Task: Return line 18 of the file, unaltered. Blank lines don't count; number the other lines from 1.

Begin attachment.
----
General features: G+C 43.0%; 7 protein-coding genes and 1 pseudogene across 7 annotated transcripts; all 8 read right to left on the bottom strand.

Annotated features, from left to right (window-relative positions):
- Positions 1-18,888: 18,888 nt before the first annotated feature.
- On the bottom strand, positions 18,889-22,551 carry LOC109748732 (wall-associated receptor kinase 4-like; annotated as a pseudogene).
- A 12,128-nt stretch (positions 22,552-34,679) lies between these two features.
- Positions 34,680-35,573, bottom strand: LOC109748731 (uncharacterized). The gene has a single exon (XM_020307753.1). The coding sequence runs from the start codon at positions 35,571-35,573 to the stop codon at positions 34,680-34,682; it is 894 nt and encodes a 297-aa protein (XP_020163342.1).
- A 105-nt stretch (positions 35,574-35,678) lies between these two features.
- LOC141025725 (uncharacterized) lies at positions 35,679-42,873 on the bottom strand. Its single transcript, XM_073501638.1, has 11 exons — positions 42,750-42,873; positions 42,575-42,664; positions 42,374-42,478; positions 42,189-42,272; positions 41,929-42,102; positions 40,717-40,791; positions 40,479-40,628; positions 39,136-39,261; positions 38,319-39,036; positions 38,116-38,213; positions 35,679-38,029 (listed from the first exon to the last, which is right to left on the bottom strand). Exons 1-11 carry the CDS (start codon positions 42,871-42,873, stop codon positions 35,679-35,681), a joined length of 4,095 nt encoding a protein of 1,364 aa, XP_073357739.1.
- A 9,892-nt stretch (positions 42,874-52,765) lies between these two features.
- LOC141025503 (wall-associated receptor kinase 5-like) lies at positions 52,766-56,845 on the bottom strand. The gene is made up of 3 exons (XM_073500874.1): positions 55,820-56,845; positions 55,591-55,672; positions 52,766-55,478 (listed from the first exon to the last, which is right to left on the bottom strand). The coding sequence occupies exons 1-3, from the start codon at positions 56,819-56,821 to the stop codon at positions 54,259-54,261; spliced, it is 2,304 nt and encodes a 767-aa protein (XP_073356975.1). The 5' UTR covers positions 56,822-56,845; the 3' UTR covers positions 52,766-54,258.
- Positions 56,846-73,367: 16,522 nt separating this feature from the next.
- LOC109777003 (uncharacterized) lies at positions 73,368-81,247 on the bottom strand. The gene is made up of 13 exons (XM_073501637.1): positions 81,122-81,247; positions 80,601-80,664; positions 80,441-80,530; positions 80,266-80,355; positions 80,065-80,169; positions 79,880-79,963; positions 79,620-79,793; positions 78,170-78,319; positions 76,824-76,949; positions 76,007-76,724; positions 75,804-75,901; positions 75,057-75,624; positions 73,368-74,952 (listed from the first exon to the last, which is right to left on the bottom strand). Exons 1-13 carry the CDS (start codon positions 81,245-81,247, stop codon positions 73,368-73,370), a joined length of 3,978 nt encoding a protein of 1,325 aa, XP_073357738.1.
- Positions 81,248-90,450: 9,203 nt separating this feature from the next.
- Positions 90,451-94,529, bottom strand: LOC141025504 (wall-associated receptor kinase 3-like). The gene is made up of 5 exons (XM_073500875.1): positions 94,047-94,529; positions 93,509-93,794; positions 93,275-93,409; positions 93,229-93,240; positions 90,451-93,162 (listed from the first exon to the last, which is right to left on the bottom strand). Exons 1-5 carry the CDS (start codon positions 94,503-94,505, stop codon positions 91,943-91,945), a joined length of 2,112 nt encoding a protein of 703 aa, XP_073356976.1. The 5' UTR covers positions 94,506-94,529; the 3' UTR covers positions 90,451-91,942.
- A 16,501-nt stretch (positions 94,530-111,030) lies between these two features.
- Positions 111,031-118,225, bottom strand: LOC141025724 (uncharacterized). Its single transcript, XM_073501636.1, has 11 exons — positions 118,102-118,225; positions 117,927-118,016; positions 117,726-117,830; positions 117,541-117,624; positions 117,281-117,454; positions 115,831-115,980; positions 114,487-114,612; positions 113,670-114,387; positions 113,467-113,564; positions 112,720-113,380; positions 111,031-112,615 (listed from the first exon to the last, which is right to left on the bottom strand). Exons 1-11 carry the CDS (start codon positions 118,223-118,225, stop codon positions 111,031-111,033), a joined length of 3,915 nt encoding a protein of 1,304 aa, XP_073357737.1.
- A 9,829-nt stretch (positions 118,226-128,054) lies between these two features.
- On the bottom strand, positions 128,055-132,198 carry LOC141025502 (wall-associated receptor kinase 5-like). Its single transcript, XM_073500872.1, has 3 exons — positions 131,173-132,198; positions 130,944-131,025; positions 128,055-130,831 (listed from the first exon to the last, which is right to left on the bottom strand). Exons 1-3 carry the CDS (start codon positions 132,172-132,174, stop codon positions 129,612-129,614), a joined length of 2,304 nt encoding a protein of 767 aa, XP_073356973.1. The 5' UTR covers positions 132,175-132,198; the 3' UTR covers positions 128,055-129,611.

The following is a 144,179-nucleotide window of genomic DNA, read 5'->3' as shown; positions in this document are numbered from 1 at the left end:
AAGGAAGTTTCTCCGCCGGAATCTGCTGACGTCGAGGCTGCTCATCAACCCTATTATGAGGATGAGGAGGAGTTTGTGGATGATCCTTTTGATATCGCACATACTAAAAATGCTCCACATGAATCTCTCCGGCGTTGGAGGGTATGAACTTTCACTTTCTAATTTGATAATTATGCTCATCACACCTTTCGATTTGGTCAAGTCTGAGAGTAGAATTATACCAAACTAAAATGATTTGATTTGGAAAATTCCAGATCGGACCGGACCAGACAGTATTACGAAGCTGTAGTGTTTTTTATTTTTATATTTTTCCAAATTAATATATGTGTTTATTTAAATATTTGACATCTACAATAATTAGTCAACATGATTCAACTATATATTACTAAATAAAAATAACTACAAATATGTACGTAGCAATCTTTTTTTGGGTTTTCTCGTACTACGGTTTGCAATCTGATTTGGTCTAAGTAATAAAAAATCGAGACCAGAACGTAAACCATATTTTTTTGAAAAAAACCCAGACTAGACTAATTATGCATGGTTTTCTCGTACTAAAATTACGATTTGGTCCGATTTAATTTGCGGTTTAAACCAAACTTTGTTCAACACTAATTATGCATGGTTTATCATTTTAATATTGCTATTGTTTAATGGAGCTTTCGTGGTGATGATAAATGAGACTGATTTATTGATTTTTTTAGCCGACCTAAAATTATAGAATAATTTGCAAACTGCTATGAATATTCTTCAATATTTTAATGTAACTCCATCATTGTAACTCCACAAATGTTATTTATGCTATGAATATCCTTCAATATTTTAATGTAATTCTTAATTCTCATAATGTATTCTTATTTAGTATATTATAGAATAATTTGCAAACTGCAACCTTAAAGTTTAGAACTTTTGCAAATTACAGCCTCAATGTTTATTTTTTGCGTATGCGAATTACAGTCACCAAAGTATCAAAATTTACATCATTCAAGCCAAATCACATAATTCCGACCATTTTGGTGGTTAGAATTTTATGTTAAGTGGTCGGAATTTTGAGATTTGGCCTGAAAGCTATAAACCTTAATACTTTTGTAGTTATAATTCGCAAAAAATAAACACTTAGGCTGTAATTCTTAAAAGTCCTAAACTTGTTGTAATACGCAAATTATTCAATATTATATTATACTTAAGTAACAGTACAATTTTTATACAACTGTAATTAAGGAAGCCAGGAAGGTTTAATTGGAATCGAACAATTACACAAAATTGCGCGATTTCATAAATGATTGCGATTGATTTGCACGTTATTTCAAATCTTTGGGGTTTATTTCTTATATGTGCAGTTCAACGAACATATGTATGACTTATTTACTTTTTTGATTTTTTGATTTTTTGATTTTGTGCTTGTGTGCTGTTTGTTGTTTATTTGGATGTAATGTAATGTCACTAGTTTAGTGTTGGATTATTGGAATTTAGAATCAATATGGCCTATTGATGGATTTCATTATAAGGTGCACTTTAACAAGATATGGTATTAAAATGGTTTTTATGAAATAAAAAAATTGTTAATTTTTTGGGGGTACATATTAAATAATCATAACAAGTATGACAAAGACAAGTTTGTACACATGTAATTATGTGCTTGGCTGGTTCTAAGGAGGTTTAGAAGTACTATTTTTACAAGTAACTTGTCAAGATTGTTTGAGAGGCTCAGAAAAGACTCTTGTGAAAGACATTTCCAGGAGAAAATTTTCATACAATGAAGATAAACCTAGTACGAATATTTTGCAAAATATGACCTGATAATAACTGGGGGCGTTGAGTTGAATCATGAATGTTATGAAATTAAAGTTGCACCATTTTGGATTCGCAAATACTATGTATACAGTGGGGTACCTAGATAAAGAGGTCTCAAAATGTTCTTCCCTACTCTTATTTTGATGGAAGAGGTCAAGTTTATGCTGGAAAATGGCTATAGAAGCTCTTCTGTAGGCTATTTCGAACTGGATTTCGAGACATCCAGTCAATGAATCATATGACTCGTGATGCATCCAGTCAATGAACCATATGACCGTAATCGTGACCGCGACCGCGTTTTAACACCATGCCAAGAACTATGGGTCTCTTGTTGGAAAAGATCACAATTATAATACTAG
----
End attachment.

- On the bottom strand, positions 128,055-132,198 carry LOC141025502 (wall-associated receptor kinase 5-like). Its single transcript, XM_073500872.1, has 3 exons — positions 131,173-132,198; positions 130,944-131,025; positions 128,055-130,831 (listed from the first exon to the last, which is right to left on the bottom strand). Exons 1-3 carry the CDS (start codon positions 132,172-132,174, stop codon positions 129,612-129,614), a joined length of 2,304 nt encoding a protein of 767 aa, XP_073356973.1. The 5' UTR covers positions 132,175-132,198; the 3' UTR covers positions 128,055-129,611.